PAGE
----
By: Michael R. Taylor, J.D.
Science is the foundation of everything we do at FDA to keep your food safe.
The Food Safety Modernization Act that President Obama signed into law in 2011 emphasizes prevention of foodborne illnesses. Margaret Hamburg, FDA’s commissioner, has made it our priority to base the agency’s regulatory decisions on sound, cutting-edge science.
We’re on the case.
The Office of Food and Veterinary Medicine (OFVM), which I am privileged to lead, is acting on a number of fronts to strengthen its scientific foundation. I am pleased to welcome David White as OFVM’s chief science officer and research director. Dr. White previously served as the director of the Office of Research at FDA’s Center for Veterinary Medicine. Palmer Orlandi Jr., another veteran scientist at FDA, is now our office’s senior science advisor.
We are marshalling our forces to work in the strongest, most effective way to keep the food that you eat, the food that you share with your family, free of dangerous levels of chemicals and bacteria like Salmonella, Listeria and E.coli.
We are prioritizing the work of our scientists in laboratories across the country based on which potential contaminants, such as disease-causing bacteria or chemicals, post the greatest risk to you.
Dr. White is the chairman of FDA’s Science and Research Steering Committee, which is made up of representatives from agency’s offices and center involved in food safety. These experts talk about research projects, before they even start, to ensure that everything we do furthers the goal of addressing the greatest threats to food safety.
FDA scientists are taking many different paths to that goal. Some respond to emergencies, working to rapidly identify the source of an outbreak. Others work longer term, exploring the genetic makeup of disease-causing bacteria and recovering information that will facilitate rapid identification in the future. Because science is always evolving and advancing, there are scientists who work to make sure that FDA has the most advanced tools with which to evaluate new technologies.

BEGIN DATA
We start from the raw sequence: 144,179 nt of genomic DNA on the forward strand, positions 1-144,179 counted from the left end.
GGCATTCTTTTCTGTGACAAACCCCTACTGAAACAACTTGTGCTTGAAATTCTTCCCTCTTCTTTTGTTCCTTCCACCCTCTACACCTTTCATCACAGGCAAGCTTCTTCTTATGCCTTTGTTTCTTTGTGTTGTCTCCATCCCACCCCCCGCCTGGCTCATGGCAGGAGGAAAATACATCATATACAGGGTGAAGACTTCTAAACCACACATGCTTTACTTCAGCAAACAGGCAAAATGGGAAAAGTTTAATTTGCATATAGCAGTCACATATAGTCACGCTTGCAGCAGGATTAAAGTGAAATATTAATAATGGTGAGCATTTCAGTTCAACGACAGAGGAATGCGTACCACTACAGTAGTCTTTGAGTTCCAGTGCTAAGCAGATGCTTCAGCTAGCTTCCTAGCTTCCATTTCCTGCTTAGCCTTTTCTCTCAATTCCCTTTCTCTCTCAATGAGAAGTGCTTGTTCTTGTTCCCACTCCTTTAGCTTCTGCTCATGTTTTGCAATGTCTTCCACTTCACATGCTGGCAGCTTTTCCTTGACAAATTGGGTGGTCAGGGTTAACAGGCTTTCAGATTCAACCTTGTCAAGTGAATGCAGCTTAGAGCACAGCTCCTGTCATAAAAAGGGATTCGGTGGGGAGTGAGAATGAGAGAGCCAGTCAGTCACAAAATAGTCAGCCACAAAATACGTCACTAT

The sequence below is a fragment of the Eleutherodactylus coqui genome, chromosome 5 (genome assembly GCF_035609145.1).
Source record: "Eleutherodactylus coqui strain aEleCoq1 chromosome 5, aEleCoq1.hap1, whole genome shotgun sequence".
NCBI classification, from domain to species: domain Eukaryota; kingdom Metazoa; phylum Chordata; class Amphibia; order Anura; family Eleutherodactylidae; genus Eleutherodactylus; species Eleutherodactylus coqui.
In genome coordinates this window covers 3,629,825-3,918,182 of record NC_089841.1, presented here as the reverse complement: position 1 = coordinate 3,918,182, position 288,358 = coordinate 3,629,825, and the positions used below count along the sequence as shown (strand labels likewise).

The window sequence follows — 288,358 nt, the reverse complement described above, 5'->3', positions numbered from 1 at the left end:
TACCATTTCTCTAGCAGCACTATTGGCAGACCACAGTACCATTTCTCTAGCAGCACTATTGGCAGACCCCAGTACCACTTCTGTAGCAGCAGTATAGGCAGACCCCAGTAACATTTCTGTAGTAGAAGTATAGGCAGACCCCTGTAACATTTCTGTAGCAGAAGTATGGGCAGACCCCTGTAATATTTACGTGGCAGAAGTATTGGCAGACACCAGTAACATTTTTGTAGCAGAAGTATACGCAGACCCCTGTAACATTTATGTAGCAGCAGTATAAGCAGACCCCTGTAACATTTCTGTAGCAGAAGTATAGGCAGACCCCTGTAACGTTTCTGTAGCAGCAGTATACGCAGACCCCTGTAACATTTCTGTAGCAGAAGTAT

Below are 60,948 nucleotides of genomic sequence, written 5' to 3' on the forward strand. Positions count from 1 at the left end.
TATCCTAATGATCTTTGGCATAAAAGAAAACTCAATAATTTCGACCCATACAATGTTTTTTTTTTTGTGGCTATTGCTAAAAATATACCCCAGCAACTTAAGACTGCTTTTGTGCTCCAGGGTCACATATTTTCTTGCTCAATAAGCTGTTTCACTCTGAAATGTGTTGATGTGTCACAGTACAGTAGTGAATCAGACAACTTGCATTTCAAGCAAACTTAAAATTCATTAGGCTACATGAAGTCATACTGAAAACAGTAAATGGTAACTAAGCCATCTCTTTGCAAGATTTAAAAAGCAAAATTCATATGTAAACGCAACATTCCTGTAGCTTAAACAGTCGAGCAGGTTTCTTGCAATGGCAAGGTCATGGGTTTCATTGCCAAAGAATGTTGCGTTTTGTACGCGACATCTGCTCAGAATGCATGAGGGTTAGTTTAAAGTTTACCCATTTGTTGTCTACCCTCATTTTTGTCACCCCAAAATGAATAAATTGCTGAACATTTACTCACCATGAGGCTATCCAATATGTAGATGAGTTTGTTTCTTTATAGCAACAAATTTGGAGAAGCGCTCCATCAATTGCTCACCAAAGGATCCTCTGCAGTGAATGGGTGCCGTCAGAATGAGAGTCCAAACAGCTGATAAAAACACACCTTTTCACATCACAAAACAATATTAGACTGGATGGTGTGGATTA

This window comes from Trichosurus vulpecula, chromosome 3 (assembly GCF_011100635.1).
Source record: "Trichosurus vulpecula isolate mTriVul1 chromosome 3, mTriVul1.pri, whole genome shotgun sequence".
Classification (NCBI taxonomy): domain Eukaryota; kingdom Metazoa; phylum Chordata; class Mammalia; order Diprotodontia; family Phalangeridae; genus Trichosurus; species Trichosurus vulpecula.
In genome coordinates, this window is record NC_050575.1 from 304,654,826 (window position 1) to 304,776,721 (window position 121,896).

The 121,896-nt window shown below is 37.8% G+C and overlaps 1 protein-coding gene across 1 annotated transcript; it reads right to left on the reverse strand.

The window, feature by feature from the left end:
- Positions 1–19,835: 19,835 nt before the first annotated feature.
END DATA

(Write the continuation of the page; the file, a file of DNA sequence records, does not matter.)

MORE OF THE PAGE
Scientists are developing new ways to detect bacteria like Salmonella in foods that include leafy greens, spices and pet foods. These tools will be invaluable surveillance tools that will help FDA prevent illness outbreaks. We are also exploring if certain bacteria would inhibit the spread of their disease-causing brethren if applied to tomatoes and other crops. This is just a sampling of the research that goes on every day at FDA.
FSMA gave FDA a mandate to implement a system that emphasizes prevention and prioritizes food safety challenges based on the risk they present to public health.
Our job is to make that mandate a reality. Part of the challenge is constantly evaluating our science and research agenda to make sure that it mirrors our public health priorities. These priorities change shape as bacteria evolve, new hazards emerge and new food-producing technologies are developed.
When you hear about science at FDA, there’s nothing theoretical about it. We are continually identifying the greatest threats to food safety and meeting them head on.